John Rainford

BHP: Bloody Hungry Profiteers

The historian Geoffrey Blainey recently addressed staff at BHP headquarters in Melbourne on the 130th anniversary of the forming of Broken Hill Propriety Company Limited in 1885.

Blainey told the assembled audience “there is no commercial institution in Australia that has contributed so much to the nation’s history”.

To set the historical record straight, he should have added that there is no commercial institution that has fought so hard against the workers whose surplus value it expropriated than BHP.

Mike Baird shows he can’t be trusted

The NSW government owns about 277,400 properties. Their combined commercial worth, according to finance minister Dominic Perrottet is $60 billion.

Most of the property is commercial, built up over many decades by successive Labor and Coalition governments, and financed by NSW taxpayers, on behalf of whom the present NSW government holds them in trust.

But the Mike Baird government doesn’t get this “holding in trust” thing. They believe the assets are theirs to sell; and this is precisely what Perrottet intends to do.

Why the refugee crisis will get worse

The cycle path known as the Iron Curtain Trail follows the boundary that separated east from west during the cold war period from 1947 to 1989. The 7650 kilometre route that stretches from north of Turkey to the Barents Sea, 400 kilometres inside the Arctic Circle, is not for the faint-hearted.

But such is the desperation of Syrian refugees that up to 20 people a month are using the route to get to the safety of the Norwegian town of Kirkenes on the Russian-Norwegian border. Here they make a formal request for asylum and are then flown to the capital Oslo for further processing.

Is this the end of Australia's steel industry?

BlueScope Steel announced a full-year profit of $136.3 million on August 24. This is an improvement on last year’s loss of $83 million, but not by much compared to past profits.

The results were released on the day the Australian share market suffered its worst fall since the global financial crisis, yet BlueScope’s share price went up by almost 9%.

Dyson Heydon is no fool. Here’s why

Whatever else he might be, John Dyson Heydon is no fool. When he accepted the job of royal commissioner inquiring into trade union governance and corruption, he knew what was expected of him.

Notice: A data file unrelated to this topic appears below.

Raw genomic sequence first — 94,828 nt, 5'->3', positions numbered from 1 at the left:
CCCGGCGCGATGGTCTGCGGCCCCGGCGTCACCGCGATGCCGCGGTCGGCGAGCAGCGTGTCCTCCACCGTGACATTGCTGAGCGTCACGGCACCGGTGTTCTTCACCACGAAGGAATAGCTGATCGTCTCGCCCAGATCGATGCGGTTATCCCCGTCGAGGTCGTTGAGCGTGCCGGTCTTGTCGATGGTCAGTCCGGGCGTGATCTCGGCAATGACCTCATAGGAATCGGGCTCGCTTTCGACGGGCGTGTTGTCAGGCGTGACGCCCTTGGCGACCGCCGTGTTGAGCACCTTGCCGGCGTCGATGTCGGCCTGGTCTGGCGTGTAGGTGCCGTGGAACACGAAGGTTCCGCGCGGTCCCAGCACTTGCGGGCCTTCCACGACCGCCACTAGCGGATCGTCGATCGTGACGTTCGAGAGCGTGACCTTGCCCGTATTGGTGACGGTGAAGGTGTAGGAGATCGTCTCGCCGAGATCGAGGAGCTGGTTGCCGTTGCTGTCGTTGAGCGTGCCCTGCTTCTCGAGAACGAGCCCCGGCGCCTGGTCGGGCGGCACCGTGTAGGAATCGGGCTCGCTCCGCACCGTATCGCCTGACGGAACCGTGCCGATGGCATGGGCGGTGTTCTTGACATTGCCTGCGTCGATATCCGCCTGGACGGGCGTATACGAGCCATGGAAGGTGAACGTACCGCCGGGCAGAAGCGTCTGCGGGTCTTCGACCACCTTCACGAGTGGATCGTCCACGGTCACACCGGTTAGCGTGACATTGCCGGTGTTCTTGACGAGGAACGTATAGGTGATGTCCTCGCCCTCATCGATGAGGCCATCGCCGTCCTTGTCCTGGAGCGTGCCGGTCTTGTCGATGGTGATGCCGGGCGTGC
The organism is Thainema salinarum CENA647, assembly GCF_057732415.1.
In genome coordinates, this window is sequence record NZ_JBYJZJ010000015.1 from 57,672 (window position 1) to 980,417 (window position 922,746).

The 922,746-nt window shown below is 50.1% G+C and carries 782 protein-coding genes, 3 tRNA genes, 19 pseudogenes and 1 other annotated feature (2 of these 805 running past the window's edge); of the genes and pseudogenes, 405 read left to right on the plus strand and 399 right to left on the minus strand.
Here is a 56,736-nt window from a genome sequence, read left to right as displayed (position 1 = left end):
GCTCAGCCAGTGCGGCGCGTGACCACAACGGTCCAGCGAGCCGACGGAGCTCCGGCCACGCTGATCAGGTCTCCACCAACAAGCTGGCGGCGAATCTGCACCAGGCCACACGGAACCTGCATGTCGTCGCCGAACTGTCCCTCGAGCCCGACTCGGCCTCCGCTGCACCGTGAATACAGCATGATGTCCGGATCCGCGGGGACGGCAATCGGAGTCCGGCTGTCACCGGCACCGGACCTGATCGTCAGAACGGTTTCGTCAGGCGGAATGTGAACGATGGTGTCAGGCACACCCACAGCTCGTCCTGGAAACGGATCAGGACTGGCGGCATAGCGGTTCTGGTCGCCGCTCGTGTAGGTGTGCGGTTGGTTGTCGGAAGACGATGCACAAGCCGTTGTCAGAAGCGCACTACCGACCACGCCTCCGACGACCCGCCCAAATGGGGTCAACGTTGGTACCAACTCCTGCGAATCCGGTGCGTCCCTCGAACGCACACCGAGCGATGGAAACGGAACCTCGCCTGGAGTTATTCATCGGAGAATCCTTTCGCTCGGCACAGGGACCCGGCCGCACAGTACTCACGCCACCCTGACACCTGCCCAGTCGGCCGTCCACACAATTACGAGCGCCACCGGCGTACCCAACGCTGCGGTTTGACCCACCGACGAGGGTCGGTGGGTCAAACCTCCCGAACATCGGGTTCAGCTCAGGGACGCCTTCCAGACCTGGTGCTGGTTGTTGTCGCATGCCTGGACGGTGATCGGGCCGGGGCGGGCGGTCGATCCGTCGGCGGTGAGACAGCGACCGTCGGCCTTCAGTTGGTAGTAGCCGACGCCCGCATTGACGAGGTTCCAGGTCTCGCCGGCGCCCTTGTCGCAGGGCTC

The commission was set up as a political witch-hunt into unions, designed to give the federal Coalition government an issue with which it thought it could win the next election. Heydon was happy to oblige and has been handsomely paid for doing so.

Is the ‘Lucky Country’ heading for recession?

From 1954 to 1972, Australia’s official unemployment rate was under 2% as the economy grew at the most rapid rate in the country’s history. There was one exception, the credit squeeze year of 1961, in which unemployment rose to 2.4%.

Dyson Heydon has shown his political bias

Dyson Heydon will not step down as commissioner investigating corruption in trade unions, having decided to ignore the widespread perception of his political bias.

Whatever else he might be, Heydon is no fool. When he accepted the job as royal commissioner he knew what was expected of him.

The commission was set up as a political witch-hunt into unions, designed to give the Coalition government an issue which it thought it could win the next election with.
Heydon was happy to oblige and has been handsomely paid for doing so.

Trouble coming? If China sneezes, the world gets Asian flu

The one thing neoliberal touts want us to forget is that the effects of the Global Financial Crisis of 2008 have never been overcome – and are still felt today.

There is no such thing as everlasting “natural growth” in the world economy. As John Maynard Keynes long ago pointed out, capitalism “seems capable of remaining in a chronic condition of sub-normal activity for a considerable period without any marked tendency towards recovery or complete collapse”.

July 2015 was warmest month ever recorded

Despite the overwhelming evidence, the federal government does not believe that climate change is real.

The Climate Council recommended a reduction of 45% to 65% of Australia’s 2005 carbon emission levels as the minimum that would be required to prevent runaway climate change.

Cuts to paid parental leave will widen gender pay gap

After his resounding success in the immigration portfolio — in which international treaty obligations were trashed, human rights trammelled, and asylum seekers fleeing from persecution were greeted with perverse punishment — Scott Morrison was promoted to minister for social services where he wasted no time attacking the unemployed, the disabled and aged pensioners.

It seemed impossible to go any lower. But if anyone was going to manage it, it was the minister whose arrogance is outweighed only by his ambition to be prime minister.

Now it is expectant mothers he is trying to vilify.

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